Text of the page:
I feel up to it. Hunting season, while stressful and challenging in some ways,
can also offer carcasses and free food… if I can time it right. Farm waste
products like chicken heads or feet and other unsaleable parts of local
livestock are my mainstay. This means networking and driving, and with deer
carcasses, processing some bits of it myself.
Here’s where I’m going with this litany of “I do so damn
much:” I often feel like it’s not enough. Almost daily, if I stop to think
about it, I feel like I’m letting someone (or a group of someones) down, not giving
enough attention, money, or love to someone deserving of more. Social media
shows me what other people do, whether it’s how they train their dogs, or how
beautifully tidy and decorated their homes are, or how fit and trim they are. I
feel inadequate and … lazy. Yep, lazy. I believe I could do more, be more, sell
more, buy more, and be more… but I’m just too darned lazy.
Every now and then I step back and acknowledge reality: that
belief is insane. That’s irrational and not fact-based at all. But it’s
insidious and seeps back in no matter how eloquently I beat it back with facts
and common sense. I know if I looked at someone else who had my life, I would
not judge them to be lazy at all. I wouldn’t should on them the way I should on
myself: I should work out every day. I should drink more water. I should work
harder at training the dogs. I should be a nicer person. And so on.
A friend recently reflected upon disengaging from social
media – taking a break. Her perspective was that taking that sort of step away
was self-denial. She made the analogy to addiction and likened giving up social
media to deprivation. It gave me pause. What if it isn’t deprivation at all,
but a gift we give ourselves? A gift of time spent doing something – anything –
else that isn’t feeding this irrational narrative might be a true gift. A break
from social media and a breather spent with my eyes upon the horizon instead of
a screen might be a boon, a godsend, not a deprivation or a denial of anything.
Yes, I take those breaks daily. I walk for at least an hour
every day without my phone. I take full day breaks, when I am able to scamper
off into the forest preserve for a longer day, but those are woefully too few
and far between… another thing I feel bad about, and tell myself I’m lazy or
Not Good Enough because I don’t do that often enough… because lets face it, if
you scroll through my newsfeed – Everyone Else is hiking every single weekend.
They are hiking more and better and faster and more ethically or with more
betterer gear than me. They are definitely having more fun, with adoring
friends — simply the best hiking companions.
I take breaks to work-play-train my dogs every day. But everyone
else is training more: more often, more commands, more methods, more complex
tasks — training gooder stuff, with gooder dogs than me. I don’t bring the
camera or phone (most of the time) and I don’t post photos or videos of what we
do (most of the time) because what I do with my five idiotic and ridiculously
varied dogs is intimate and beautiful and special. And I don’t need feedback. I
don’t care what anyone else thinks about it. I don’t want or need help or
support or criticism. Nor do my dogs. Ok… that’s not entirely true. But they
don’t need social media help from strangers with a bazillion opinions and zero
experience. The things that are wrong, bad, stupid and ugly about them are
intensely beautiful to me… and infuriating and confounding. Working through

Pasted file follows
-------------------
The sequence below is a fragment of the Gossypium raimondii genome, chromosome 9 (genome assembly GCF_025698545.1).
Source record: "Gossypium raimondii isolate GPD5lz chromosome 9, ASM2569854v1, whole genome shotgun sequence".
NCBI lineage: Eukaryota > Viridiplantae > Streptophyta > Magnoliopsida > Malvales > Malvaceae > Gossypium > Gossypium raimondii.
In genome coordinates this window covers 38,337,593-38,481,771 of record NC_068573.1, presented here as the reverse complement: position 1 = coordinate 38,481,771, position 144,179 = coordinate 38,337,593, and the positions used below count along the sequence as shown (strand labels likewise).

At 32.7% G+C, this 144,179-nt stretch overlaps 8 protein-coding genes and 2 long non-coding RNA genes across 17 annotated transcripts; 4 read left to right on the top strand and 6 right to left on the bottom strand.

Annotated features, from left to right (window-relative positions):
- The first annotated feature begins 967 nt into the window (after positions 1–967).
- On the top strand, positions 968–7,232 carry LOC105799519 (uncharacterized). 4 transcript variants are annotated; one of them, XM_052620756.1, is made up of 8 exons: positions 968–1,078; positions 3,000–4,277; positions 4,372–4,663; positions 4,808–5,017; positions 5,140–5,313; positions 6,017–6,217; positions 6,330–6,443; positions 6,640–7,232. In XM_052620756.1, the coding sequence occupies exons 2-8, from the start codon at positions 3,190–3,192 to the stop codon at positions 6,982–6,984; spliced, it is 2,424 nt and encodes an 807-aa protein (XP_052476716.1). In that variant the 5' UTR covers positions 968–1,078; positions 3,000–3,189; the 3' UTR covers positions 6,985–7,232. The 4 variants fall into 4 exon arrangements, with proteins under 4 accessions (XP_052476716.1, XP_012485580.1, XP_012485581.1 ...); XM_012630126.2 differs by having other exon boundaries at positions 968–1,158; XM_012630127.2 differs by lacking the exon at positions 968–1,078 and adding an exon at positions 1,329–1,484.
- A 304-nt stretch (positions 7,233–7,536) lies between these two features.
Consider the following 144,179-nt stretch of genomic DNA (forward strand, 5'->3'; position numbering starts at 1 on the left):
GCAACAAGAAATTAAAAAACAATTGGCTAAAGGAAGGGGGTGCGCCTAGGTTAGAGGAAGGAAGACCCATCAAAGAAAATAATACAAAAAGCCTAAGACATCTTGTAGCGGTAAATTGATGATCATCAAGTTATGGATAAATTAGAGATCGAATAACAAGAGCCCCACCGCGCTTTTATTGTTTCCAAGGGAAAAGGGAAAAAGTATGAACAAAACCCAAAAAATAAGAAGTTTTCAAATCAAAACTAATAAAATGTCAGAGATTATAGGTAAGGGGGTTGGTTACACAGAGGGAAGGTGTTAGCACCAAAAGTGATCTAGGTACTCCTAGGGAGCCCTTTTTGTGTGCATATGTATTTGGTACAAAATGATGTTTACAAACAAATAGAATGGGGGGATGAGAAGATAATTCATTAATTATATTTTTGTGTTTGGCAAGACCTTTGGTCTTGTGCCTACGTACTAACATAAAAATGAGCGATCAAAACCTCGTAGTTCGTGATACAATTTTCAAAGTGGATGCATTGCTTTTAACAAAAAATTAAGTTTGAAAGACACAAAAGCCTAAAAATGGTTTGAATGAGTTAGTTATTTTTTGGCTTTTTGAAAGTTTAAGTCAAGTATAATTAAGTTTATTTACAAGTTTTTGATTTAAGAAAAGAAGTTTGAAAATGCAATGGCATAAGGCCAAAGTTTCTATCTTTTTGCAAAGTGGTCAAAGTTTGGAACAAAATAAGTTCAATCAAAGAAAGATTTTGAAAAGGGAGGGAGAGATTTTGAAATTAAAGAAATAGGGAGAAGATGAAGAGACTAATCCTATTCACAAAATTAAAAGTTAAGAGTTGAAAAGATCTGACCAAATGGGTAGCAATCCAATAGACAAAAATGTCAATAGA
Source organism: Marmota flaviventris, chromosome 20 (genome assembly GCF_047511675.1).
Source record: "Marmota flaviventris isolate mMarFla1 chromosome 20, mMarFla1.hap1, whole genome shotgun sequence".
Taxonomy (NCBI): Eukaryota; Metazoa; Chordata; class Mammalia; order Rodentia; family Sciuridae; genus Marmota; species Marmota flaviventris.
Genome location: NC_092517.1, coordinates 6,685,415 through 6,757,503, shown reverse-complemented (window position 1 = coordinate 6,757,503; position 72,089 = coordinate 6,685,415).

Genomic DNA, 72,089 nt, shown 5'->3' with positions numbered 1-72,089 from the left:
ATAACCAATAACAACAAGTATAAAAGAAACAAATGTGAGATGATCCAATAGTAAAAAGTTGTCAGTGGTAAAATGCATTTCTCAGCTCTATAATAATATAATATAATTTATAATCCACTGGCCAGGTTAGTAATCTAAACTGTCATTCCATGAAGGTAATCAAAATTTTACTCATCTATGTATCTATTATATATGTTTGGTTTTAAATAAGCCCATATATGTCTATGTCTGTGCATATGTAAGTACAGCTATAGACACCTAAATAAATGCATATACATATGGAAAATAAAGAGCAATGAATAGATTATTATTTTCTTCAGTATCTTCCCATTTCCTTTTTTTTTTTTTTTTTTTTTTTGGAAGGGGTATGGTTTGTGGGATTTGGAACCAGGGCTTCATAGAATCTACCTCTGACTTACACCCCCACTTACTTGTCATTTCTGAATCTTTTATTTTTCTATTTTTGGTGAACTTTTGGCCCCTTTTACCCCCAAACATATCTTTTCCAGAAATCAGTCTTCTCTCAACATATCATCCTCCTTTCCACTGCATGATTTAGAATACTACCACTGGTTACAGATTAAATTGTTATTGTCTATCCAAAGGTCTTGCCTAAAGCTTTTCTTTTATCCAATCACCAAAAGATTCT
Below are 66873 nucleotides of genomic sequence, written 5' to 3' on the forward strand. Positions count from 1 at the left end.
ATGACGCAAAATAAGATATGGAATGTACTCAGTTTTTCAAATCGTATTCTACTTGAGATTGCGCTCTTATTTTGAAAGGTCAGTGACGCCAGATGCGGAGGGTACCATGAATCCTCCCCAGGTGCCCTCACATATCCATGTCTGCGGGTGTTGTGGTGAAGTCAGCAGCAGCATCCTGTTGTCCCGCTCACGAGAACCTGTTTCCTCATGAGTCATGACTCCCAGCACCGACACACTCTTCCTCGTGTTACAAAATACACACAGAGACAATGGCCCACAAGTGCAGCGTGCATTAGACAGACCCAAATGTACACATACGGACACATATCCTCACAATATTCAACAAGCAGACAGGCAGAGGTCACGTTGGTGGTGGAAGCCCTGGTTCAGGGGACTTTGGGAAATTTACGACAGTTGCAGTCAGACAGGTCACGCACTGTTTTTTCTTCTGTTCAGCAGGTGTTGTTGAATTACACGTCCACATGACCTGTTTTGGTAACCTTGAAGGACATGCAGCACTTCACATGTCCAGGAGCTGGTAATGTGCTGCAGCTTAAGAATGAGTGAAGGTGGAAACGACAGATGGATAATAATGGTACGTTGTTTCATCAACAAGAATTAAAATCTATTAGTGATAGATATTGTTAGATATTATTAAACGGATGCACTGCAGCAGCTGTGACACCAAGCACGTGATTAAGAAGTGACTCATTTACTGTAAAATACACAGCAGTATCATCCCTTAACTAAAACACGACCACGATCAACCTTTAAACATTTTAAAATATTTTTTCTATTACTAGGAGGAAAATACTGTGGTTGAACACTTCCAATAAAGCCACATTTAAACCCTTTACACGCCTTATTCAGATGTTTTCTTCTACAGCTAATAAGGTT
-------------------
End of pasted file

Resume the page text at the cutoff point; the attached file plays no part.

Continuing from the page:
this shit is why I chose them, and why they are here. We all have our dharma;
Peeka and Brody and I are all working it out together. They are not a training
exercise; they are my family.
I take breaks to cook dinner and I try hard to make a truly
spectacular gourmet feast for Tom every night. Yes, that’s a rather high bar.
He deserves it. He goes out into the world and slays dragons all day long,
dressed as a phone guy but we all know he’s really a superhero. I couldn’t do
what he does. He comes home to a filthy and disheveled wife, five insane dogs
and on rare occasion a hot meal. He is a foodie and deserves a fabulous meal
that makes him un-see the dog hair and mud on the floor. He often has to help
untangle a dog’s knotted up emotional state before he’s tasted that hot meal or
even had a sip of beer. He is always grateful. I have no idea how any human
being could contain that much grace.
I’m not bashing social media and I’m not bailing out. There’s no question in my mind that for me at this point in my life, the good outweighs the bad. But I’m admitting the impact it has on me – the Not Good Enough feeling and beliefs it perpetuates. I need social media because for me the networking really works: all my dog food contacts and all my groovy freelance side gigs have come from social media connections. 100% of my income has been generated by connecting with folks on Facebook for a few years in a row now. And 100% of my dog food connections also originated as social media friends. It’s not only the mercenary “what’s in it for me” concrete gains social media has provided, but there are also real friendships that have sprung up with folks all over the country and beyond. Scores of dog people have my back and I have theirs, quite literally.
Some of these folks have grown into an incredible support
network, but I am often too … lazy? busy? in denial? to admit that I actually
need, appreciate, and could use support. In the aftermath of finishing the
book, I’m feeling pretty down on myself, like I’m not doing enough. Not earning
money, not earning my keep, not chopping enough wood or carrying enough water,
to borrow a phrase from that 1980s spiritual guidebook.
For now, at least part of the solution is to engage in less
scrolling and more doing. Even if that doing is just mopping my damn floor, or
sitting on my damn floor getting mugged by my damn dogs, it’s time better
spent. It’s not social media that’s the problem; it’s the way I let it make me